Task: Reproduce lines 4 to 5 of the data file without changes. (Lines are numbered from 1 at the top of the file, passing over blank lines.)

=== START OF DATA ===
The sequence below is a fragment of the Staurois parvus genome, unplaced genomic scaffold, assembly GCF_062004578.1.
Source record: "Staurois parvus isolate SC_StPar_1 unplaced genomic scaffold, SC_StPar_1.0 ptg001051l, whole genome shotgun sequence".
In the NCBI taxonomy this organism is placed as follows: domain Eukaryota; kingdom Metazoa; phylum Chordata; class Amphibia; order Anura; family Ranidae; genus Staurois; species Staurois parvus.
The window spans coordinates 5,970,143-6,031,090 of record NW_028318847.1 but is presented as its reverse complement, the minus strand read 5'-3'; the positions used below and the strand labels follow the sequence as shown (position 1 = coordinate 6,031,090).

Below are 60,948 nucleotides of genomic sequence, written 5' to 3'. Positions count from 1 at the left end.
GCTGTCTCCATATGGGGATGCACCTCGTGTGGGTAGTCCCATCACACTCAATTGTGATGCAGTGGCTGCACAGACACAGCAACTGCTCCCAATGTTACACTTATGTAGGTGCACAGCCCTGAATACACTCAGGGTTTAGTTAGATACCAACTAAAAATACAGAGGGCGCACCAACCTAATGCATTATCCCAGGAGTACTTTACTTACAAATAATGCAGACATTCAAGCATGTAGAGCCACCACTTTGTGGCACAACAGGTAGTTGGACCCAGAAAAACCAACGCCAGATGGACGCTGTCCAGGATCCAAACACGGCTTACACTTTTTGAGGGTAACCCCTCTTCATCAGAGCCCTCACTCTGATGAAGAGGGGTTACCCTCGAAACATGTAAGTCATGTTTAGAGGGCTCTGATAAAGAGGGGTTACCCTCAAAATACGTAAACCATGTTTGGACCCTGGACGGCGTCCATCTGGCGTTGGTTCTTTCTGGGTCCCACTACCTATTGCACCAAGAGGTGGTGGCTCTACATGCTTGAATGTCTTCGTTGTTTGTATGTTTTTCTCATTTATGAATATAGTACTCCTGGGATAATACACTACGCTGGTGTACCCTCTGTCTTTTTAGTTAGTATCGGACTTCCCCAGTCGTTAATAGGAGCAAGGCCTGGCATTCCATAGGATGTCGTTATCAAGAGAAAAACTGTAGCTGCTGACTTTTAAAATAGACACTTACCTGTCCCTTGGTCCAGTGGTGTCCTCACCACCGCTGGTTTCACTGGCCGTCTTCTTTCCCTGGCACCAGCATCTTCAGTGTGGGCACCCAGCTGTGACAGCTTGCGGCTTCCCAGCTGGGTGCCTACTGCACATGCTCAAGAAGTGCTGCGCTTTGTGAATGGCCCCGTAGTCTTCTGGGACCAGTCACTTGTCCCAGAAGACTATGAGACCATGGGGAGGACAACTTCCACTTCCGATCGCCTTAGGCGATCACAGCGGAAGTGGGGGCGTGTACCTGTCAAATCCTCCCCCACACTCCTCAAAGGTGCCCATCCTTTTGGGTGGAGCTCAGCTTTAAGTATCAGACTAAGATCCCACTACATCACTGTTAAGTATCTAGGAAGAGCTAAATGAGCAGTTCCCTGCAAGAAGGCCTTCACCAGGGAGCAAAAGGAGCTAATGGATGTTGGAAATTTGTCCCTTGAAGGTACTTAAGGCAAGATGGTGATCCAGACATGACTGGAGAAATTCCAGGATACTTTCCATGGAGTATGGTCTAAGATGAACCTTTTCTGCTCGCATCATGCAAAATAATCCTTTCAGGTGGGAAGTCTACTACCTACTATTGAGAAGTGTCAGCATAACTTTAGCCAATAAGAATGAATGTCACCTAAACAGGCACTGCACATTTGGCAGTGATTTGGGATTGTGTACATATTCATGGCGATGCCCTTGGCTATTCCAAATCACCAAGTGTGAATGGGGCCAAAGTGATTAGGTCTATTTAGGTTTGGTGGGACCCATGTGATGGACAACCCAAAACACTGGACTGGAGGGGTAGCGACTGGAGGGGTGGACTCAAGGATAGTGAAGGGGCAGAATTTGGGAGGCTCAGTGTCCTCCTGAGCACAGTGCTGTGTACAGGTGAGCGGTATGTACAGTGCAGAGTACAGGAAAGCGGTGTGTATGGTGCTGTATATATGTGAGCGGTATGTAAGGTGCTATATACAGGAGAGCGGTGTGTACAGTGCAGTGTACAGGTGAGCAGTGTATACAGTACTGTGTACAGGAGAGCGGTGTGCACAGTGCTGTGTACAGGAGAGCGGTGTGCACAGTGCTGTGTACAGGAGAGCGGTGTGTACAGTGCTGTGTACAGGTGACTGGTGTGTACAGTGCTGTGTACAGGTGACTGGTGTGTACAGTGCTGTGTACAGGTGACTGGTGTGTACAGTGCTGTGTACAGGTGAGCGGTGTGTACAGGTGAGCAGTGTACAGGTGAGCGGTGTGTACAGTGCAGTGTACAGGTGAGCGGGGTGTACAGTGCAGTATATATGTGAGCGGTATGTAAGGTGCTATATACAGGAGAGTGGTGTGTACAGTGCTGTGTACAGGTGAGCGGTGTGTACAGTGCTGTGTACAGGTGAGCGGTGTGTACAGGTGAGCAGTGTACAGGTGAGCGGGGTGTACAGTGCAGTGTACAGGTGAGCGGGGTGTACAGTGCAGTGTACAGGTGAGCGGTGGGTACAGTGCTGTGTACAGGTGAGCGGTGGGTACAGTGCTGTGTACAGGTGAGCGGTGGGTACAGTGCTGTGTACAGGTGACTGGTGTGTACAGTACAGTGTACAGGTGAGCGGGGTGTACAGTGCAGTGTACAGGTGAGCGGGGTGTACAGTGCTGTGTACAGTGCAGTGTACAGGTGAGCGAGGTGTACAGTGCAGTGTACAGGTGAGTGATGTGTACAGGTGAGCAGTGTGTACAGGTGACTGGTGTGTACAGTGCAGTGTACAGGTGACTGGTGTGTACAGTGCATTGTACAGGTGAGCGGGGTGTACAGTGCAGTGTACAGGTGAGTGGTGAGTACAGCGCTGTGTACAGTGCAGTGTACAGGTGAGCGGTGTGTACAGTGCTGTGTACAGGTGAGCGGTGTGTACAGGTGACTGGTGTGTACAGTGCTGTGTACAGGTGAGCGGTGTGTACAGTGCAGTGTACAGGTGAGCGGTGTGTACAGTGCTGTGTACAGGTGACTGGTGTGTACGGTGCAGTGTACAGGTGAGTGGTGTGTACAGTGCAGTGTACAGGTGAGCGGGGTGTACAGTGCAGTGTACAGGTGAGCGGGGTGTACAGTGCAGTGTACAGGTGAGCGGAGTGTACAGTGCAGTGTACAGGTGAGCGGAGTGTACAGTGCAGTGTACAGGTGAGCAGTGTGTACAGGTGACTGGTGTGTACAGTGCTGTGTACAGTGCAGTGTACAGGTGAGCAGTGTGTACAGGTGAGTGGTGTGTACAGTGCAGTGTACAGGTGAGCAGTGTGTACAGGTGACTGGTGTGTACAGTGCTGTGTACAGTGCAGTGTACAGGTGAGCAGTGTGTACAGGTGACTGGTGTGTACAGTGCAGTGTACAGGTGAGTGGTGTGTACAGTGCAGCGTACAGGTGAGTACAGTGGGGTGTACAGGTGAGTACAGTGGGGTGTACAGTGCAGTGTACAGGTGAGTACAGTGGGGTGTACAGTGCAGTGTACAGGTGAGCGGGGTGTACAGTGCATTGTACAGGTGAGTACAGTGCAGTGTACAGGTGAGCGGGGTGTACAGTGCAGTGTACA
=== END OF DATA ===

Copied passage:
The window spans coordinates 5,970,143-6,031,090 of record NW_028318847.1 but is presented as its reverse complement, the minus strand read 5'-3'; the positions used below and the strand labels follow the sequence as shown (position 1 = coordinate 6,031,090).

Below are 60,948 nucleotides of genomic sequence, written 5' to 3'. Positions count from 1 at the left end.